When given at the same time, two immune checkpoint inhibitors were ineffective against breast cancer growth in mice, a new study found. The combination was more effective and safer if the two inhibitors were given in a specific sequence.
- Study Uncovers Previously Unrecognized Effect of Chemotherapy
A new study conducted primarily in mice suggests that chemotherapy given before surgery for breast cancer can cause changes in cells in and around the tumor that are tied to an increased risk of the cancer spreading to other areas of the body.
- Cancer Researchers Report Progress in Studying Exceptional Responders
Researchers who study exceptional responders—patients who have dramatic and long-lasting responses to treatments for cancer that were not effective for most similar patients—met recently to discuss the state of the science in this emerging field.
- Genomic Study Seeks Clues to Help Explain Breast Cancer Disparities
Using one of the largest collections of tumor samples from African Americans with breast cancer, researchers tried to assess the extent to which the molecular characteristics on these tumors might help to explain breast cancer disparities.
- PARP Inhibitors May Be Effective in Brain, Other Cancers with IDH Mutations
Studies presented at the 2017 AACR annual meeting suggest that therapies which take advantage of the mutations in the IDH gene may be more effective than drugs that block it.
- Studies Identify Potential Treatment Strategies for Pediatric DIPG Brain Tumors
Two studies have identified proteins that drive growth of diffuse intrinsic pontine glioma (DIPG) tumor cells. Blocking these targets with investigational drugs slowed tumor growth in animal models.
- Conditional Reprogramming: An Interview with Dr. Richard Schlegel on Growing Cancer Cells
Dr. Richard Schlegel describes an innovative cell culture technique he helped to develop. Called conditional reprogramming, the technique can be used to rapidly establish cell cultures of normal and tumor cells from patient samples.
- Potential New Cancer Therapy Could Target Tumors Two Ways
A team of researchers has developed a potential new therapy that may work in two distinct ways to attack tumors, by directly killing cancer cells and immune cells that can suppress the anti-cancer immune response.
- Genome Study Points to New Subtypes of Esophageal Cancer
A new study by The Cancer Genome Atlas Research Network could help classify esophageal cancers according to their genetic and molecular alterations and identify potential new treatment options.
- New Mouse Model Closely Mimics Most Common Leukemia in Infants
Researchers have created a long-sought-after mouse model for an aggressive form of acute lymphoblastic leukemia that occurs commonly in infants and that the researchers believe can accelerate the development of new therapies for the disease.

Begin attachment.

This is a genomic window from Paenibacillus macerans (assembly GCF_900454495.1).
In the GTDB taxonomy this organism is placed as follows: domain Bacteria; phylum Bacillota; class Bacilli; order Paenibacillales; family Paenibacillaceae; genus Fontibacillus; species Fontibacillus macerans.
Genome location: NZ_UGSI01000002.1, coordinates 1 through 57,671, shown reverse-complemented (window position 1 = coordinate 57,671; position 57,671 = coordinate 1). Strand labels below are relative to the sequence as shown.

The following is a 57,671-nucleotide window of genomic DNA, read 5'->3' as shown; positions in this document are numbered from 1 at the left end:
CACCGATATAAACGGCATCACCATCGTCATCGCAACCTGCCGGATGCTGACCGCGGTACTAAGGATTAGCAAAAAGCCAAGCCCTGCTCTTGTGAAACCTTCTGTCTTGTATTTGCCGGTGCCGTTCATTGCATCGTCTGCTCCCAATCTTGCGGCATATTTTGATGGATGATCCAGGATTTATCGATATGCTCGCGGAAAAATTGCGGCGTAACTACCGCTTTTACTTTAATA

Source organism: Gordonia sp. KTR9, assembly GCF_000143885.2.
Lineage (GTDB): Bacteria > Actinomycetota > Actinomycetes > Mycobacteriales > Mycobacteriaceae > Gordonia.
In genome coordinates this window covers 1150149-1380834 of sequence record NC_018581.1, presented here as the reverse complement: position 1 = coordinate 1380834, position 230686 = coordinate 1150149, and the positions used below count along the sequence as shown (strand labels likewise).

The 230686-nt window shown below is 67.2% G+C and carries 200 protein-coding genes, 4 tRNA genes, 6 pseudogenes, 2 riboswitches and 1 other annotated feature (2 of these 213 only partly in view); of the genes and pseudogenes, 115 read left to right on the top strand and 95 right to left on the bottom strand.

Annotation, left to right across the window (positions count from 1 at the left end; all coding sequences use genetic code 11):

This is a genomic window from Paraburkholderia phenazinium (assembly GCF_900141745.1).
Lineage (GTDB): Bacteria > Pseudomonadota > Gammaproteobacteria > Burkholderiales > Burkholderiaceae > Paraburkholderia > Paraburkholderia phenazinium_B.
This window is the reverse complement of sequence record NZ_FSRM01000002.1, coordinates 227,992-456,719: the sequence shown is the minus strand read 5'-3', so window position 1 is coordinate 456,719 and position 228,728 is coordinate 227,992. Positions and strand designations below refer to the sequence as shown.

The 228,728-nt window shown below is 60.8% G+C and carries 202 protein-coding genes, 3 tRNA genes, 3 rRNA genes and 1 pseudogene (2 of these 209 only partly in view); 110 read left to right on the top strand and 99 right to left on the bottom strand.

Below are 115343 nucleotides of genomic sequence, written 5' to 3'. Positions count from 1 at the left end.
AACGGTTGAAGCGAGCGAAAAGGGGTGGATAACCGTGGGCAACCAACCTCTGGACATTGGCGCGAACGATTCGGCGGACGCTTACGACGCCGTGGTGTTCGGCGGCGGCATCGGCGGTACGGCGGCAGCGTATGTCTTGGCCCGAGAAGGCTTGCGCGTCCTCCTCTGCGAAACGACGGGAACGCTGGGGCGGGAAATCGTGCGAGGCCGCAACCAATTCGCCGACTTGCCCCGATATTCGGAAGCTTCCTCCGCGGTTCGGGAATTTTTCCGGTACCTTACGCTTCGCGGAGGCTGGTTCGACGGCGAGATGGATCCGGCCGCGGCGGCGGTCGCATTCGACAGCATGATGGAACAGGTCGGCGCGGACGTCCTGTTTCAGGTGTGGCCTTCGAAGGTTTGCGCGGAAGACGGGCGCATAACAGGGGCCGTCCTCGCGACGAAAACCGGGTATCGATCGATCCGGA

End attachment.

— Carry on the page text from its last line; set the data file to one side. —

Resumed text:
- Brain Cancer’s Cholesterol Addiction May Offer New Treatment Strategy
Brain cancer cells are heavily dependent on a constant supply of cholesterol to survive, a new study suggests. And in mice with brain tumors, treatment with a cholesterol-depleting drug slowed tumor growth and improved survival.
- Single Tumor Cells Reveal Clues to Biology of Multiple Myeloma
A study suggests that individual tumor cells circulating in the blood of patients with multiple myeloma may be a new source of information about the genetic changes driving the disease.
- Scientists Identify Potential Marker of Resistance to PARP Inhibitors
Findings from a new study from NCI researchers could help predict whether a tumor will respond to a new class of promising cancer drugs, and identifies a potential way to overcome that resistance.
- ‘Unexpected’ Vulnerability Creates Treatment Opportunity in Aggressive Type of Lung Cancer
A new study has identified a potentially critical vulnerability in lung cancers that have mutations in the KRAS gene, and showed that a drug already under study may be able to exploit it.
- DINO RNA Molecule Triggers Anticancer Response in Damaged Cells
Studies in cells and mice found that, in cells with damaged DNA, a noncoding RNA called DINO stabilizes the p53 protein and guides the cells into cell death, preventing tumor development.
- Metabolomics Study Reveals another Energy Source for Cancer Cells
Researchers have found that cancer cells can use the compound lactate to fuel biochemical reactions and to generate other compounds they need for growth and survival.
- Studies Highlight Potential of Targeting HIF-2 in Kidney Cancer
Two new studies suggest that a new class of drugs can effectively target a molecular driver of the most common type of kidney cancer.